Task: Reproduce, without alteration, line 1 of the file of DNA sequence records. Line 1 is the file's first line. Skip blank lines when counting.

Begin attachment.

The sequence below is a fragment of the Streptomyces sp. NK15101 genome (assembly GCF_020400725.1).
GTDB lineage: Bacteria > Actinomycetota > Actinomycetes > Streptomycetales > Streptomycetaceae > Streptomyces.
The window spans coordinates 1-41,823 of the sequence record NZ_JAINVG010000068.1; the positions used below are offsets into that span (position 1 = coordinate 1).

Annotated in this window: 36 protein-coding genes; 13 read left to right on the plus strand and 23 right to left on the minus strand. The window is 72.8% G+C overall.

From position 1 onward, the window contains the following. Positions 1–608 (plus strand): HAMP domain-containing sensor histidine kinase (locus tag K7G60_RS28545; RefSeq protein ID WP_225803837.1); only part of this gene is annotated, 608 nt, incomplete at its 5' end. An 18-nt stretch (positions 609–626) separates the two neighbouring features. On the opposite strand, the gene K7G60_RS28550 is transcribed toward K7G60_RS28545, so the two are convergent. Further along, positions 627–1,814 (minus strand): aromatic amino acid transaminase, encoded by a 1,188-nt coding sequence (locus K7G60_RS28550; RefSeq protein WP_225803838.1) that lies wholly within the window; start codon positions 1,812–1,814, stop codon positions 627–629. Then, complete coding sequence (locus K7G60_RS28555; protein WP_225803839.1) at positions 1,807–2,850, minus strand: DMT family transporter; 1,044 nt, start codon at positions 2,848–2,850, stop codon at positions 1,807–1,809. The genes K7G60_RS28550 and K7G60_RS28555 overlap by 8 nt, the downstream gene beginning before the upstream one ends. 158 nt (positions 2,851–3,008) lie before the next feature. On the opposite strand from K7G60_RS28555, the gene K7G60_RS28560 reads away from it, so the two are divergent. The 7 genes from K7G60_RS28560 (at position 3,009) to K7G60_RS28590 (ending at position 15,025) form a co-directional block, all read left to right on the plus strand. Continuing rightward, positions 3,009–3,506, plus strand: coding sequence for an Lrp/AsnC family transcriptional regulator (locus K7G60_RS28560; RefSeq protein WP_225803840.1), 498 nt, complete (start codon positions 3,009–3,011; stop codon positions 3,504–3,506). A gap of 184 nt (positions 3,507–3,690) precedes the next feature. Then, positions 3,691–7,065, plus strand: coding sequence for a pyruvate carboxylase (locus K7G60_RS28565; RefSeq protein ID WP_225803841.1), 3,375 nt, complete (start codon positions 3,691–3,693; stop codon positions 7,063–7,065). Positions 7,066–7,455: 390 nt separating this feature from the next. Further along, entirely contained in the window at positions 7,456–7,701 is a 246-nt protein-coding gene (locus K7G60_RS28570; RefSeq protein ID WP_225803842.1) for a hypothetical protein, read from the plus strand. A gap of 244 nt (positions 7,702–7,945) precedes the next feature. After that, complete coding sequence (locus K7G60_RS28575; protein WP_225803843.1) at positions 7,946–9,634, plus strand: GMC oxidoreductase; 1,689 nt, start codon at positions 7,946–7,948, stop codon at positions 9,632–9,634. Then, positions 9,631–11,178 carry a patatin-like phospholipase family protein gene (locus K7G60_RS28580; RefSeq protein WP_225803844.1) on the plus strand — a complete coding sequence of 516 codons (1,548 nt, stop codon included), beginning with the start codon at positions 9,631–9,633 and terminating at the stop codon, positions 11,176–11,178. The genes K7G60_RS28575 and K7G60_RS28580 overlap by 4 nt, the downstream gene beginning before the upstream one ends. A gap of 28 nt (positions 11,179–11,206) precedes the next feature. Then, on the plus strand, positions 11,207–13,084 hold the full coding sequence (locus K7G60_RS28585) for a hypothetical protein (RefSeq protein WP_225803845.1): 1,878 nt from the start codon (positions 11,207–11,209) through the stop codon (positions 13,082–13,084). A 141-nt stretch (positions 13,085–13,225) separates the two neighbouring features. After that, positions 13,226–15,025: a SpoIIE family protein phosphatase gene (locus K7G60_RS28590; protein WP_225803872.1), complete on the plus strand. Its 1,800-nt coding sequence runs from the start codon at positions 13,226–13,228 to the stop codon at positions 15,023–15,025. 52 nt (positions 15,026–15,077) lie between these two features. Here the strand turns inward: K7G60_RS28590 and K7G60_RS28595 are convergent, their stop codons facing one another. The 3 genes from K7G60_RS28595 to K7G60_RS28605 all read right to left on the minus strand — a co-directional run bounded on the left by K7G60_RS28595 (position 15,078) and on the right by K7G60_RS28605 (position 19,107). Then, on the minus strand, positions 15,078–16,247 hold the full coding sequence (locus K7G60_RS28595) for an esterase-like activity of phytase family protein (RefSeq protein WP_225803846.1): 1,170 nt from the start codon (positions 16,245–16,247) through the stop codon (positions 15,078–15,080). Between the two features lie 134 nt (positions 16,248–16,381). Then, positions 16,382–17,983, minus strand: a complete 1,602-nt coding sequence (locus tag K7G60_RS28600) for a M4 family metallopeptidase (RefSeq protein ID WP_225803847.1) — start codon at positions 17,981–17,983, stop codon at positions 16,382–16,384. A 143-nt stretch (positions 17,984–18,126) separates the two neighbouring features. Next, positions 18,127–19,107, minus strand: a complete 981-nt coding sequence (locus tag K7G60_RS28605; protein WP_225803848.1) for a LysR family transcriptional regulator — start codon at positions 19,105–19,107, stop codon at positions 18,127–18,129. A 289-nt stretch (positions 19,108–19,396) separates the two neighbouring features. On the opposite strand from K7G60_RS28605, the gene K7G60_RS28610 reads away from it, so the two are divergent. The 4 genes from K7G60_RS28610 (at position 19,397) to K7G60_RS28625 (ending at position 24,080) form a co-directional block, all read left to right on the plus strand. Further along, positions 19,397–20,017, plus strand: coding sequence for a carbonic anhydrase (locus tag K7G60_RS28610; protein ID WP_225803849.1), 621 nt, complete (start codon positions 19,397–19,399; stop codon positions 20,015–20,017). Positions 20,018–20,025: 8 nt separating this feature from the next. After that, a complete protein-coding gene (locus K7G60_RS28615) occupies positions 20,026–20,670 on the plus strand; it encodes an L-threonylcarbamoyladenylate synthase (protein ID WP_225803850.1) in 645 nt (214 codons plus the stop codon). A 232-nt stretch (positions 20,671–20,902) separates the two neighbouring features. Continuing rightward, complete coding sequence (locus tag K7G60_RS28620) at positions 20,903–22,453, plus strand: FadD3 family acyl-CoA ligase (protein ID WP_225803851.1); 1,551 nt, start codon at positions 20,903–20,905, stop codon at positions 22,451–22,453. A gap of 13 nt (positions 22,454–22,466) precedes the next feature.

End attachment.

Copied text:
The sequence below is a fragment of the Streptomyces sp. NK15101 genome (assembly GCF_020400725.1).